Friday, 23 September 2016

There's More To It Than You Think

There’s something that I need to tell you all. I started going to online therapy. With all the posts on here about therapy and the way the pills were working and how I felt, I just knew it was time so I referred myself and that, as they say, was that.

And in my second session it came to light. My therapist officially diagnosed me with OCD. There’s a lot of talk about this mental health illness and with it, I always shrugged it away. I don’t have that, I’d tell myself because I don’t count and my room is a bombsite and I’m just not that obssessive…

Turns out, like with many other things, the media hasn’t been portraying OCD in all its forms. And once I read more about it and spoke to some friends about it and had more therapy sessions, I realised that yes, I did have OCD and I had probably been undiagnosed with it since I was a young teenager.

Because OCD isn’t just counting. The biggest part of OCD is the O which stands for Obsessional Thoughts. Now, everyone has thoughts and many people are likely to have the same thoughts as someone with OCD. It is just that someone who does not have the illness can shake the thought away. No, they’re not going to grab that pair of scissors and stab their friend. But someone with OCD latches onto the thought. They imagine doing it. Then they wonder what will happen next and then they ask themselves why they want to do it. And on and on. In a spiral of awful thoughts.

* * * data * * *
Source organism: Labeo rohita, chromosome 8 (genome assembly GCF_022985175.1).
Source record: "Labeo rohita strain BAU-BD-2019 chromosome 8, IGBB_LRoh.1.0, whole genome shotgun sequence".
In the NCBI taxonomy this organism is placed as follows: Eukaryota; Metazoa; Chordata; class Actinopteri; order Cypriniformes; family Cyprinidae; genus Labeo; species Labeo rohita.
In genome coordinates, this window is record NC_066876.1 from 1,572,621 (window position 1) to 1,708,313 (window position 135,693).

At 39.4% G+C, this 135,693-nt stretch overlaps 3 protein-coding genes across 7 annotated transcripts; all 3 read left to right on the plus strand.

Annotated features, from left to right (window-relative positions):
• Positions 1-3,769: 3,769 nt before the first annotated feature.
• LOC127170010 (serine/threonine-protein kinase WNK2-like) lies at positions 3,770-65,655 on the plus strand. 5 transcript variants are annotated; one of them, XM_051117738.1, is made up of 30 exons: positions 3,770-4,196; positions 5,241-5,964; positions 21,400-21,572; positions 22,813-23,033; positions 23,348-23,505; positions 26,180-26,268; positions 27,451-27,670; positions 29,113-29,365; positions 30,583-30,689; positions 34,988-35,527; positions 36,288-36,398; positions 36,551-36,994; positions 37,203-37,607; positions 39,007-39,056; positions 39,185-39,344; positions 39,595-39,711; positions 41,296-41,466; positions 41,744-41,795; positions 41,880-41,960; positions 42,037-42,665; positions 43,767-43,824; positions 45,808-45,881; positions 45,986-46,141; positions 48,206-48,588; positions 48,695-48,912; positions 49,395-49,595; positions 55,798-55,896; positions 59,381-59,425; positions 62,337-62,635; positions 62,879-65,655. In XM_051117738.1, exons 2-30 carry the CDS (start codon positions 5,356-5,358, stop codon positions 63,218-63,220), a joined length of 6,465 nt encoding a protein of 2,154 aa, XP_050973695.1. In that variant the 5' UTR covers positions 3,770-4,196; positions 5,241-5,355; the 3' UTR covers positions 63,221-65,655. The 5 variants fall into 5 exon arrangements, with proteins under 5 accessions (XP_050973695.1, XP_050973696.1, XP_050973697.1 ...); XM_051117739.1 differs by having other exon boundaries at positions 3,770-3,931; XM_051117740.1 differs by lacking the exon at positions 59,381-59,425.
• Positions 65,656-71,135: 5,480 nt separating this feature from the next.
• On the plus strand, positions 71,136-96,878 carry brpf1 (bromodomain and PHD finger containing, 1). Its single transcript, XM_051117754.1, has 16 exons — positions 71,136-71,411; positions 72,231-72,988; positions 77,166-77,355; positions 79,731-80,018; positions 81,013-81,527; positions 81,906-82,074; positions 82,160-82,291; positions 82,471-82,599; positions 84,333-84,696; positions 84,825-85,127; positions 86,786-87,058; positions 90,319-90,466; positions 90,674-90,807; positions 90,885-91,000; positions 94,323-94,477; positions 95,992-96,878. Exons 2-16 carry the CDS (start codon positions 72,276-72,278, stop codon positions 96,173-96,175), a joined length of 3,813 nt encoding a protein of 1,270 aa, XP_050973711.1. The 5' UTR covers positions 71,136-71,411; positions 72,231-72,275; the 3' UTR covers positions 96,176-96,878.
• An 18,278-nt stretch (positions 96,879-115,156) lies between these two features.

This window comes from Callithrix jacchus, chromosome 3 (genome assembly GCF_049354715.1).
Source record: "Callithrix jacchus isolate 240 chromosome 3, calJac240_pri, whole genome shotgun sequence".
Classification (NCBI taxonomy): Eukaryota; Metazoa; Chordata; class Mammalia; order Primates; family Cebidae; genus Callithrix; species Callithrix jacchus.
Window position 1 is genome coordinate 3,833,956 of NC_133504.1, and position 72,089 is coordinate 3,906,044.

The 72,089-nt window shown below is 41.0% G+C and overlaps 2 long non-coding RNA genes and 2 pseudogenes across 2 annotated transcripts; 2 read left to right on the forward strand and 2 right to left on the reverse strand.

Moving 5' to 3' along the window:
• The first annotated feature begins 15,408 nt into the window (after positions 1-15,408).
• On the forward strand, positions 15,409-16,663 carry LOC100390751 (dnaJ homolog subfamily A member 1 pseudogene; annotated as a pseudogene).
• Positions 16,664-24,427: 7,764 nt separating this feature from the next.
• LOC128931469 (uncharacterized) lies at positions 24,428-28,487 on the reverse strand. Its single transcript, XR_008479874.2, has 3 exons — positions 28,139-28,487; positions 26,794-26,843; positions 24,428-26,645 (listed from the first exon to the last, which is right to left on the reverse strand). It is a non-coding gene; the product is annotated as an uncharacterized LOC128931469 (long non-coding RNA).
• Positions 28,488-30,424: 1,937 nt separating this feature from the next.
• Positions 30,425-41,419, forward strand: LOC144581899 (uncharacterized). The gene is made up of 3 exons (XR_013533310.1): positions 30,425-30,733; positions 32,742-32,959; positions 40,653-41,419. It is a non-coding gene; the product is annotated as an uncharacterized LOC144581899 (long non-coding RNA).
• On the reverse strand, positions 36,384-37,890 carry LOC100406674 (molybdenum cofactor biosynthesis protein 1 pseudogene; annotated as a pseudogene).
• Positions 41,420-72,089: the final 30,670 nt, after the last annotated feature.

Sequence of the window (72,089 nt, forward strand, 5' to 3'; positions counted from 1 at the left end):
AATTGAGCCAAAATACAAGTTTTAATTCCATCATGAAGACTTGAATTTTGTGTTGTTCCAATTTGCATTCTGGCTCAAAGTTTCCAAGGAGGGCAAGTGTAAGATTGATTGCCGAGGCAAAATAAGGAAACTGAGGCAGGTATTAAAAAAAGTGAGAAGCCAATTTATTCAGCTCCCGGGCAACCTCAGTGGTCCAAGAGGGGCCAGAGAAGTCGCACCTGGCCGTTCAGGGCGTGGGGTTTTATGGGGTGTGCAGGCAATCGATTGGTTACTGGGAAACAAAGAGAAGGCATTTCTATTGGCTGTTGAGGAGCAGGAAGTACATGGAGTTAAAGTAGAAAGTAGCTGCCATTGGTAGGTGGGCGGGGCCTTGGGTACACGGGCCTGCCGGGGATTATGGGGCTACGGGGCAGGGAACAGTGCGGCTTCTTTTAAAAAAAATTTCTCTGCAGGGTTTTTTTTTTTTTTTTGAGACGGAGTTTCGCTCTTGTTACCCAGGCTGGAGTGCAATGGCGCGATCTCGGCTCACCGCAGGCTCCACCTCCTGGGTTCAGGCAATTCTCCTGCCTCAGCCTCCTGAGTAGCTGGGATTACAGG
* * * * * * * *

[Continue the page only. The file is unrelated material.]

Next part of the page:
What happens next is the C part. Compulsions. To feel that they have some control and to stop themselves from actually stabbing their friend, they come up with a routine to make themselves feel better. In media this is represented as the counting or obsession with pavement cracks, etc. But it comes in many forms all unique to the individual and the situation. For example I mumble to myself, close my eyes, breathe deeply, wash my hands, clench my fists, rub my hands, tap… etc. Things that are barely noticeable to the naked eye and things I have been doing for so long, I didn’t even realise I was doing them until I was diagnosed.

So yes, I have OCD. And it’s been an odd revelation. Telling my mum has been the highlight because she just nodded and was like, yeah…. It was definitely an interesting moment. I had to ask her why she never told me!

But mostly now I am working on dealing with it. On getting better for the most part but also in embracing this illness. It’s going to be with me forever and I’m not actually worried about that anymore as I am now equipped with the skills to deal with it when it gets difficult.

Lastly these two books really helped me understand my OCD more so do read them if you want to!
Mad Girl by Bryony Gordon
Every Last Word by Tamara Ireland Stone

And as always, please don’t be afraid to go to the doctor or speak out if you think you have a mental illness of any kind. They’re here to help you. We’re all here to help you.


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No judgment, no hate, because it is already tough enough being a girl.